THE SHOPPING MALL OF INVESTMENTS
sury bonds, they aren’t callable. This means that the bond fund will receive the full amount of interest plus principal, which it will then pass on to the shareholders. These funds help provide security and
stability for the investor’s portfolio.
U.S. GOVERNMENT INCOME FUNDS.
These funds attempt to
achieve a higher yield by investing in different types of government securities, including Treasury bonds and notes and other federally
GINNIE MAE FUNDS.
These funds invest primarily in govern-
ment-backed, mortgage-backed securities. Ginnie Mae is the com- mon name for the Government National Mortgage Association.
invest in high-quality bonds issued by diverse companies who are raising capital. The associated risk with these funds is based upon the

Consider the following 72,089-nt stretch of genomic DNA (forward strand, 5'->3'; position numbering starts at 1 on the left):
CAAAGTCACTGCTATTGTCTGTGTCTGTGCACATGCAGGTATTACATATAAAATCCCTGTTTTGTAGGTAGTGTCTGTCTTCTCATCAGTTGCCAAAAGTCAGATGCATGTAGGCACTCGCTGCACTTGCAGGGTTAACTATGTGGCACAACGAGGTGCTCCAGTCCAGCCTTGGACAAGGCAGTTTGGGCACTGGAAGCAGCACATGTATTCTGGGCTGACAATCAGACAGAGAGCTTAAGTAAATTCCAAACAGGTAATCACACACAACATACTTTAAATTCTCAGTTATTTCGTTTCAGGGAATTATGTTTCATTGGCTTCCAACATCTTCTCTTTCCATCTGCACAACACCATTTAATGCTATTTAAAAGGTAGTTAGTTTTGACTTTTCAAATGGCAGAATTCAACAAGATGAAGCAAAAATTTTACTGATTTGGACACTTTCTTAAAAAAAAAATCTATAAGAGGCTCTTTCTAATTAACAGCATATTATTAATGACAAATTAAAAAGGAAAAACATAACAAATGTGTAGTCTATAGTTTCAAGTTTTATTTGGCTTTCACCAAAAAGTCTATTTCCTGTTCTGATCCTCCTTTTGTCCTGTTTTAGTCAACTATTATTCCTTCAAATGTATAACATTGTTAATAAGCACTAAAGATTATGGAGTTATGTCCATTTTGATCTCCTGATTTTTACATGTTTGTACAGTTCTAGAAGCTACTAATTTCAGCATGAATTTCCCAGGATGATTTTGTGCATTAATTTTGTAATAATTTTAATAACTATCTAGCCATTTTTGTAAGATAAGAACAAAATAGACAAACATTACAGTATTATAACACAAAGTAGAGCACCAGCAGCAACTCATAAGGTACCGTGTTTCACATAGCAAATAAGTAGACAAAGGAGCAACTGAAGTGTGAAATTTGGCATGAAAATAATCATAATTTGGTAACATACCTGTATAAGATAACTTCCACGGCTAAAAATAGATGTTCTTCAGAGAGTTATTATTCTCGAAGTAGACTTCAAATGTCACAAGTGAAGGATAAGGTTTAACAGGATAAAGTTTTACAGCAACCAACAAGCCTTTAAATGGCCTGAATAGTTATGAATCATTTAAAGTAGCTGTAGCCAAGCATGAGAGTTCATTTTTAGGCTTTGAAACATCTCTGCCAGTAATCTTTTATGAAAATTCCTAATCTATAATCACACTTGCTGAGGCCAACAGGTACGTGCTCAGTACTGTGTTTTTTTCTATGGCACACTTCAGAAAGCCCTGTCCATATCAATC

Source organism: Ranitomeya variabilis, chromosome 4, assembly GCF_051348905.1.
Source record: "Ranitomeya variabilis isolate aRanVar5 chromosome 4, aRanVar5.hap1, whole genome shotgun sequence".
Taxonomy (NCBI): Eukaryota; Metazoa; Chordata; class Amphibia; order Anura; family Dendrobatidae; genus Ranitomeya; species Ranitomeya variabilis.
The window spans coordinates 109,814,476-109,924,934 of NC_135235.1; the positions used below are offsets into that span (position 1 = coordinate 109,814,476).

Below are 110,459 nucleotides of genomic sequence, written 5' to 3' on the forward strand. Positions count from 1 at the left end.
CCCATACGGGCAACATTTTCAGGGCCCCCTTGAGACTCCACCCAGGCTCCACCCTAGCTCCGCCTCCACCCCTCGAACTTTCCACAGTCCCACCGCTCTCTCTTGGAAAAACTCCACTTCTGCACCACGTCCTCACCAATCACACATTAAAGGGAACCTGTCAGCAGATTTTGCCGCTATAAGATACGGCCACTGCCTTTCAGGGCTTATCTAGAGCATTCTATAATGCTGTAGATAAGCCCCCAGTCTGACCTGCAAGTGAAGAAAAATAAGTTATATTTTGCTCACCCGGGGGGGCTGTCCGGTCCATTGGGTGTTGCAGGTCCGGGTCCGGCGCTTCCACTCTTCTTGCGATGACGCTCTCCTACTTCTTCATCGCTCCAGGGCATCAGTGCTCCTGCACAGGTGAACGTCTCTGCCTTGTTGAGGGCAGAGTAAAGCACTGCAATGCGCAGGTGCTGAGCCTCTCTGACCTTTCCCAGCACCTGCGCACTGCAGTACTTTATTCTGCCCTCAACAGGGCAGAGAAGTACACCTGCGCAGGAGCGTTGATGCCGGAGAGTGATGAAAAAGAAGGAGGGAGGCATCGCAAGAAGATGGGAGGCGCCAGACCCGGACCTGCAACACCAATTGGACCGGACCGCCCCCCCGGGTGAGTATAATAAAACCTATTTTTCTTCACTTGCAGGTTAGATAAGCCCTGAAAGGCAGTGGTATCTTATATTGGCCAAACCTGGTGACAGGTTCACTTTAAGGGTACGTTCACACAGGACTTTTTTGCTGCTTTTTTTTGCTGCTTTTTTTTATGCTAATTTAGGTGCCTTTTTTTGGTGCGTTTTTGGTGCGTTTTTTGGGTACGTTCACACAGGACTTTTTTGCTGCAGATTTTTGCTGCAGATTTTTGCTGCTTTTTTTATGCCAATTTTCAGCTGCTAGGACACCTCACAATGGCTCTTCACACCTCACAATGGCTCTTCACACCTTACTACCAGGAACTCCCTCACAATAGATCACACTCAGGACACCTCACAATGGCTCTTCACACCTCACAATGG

bonds’ issuing companies’ creditworthiness. These bonds mally callable and may have any length of maturities.
HIGH-YIELD BOND FUNDS. High-yield, or junk, bonds try to earn a higher rate of return by investing in bonds with a low credit rating. The lower the credit rating, the riskier the bond is. However, these bonds are known to pay a much higher interest rate than those corpo- rate bonds with high ratings. These bonds often go into default, where the issuer can no longer pay the interest. By investing in higher-risk bonds, high-yield bonds hope to achieve higher returns for their shareholders. The higher the risk, the greater the potential payout.
INCOME-BOND FUNDS. These bonds try to provide current income for their shareholders by investing in a combination of cor- porate and government bonds.
INTERNATIONAL BOND FUNDS.
International bond funds invest in
the bonds of foreign governments, corporations, or both. They do not hold any bonds from the United States. These funds are subject to price fluctuations based upon the prices of the underlying bonds, which are expressed in that country’s currency. For instance, if within an international bond fund, there is a bond from Great Britain, the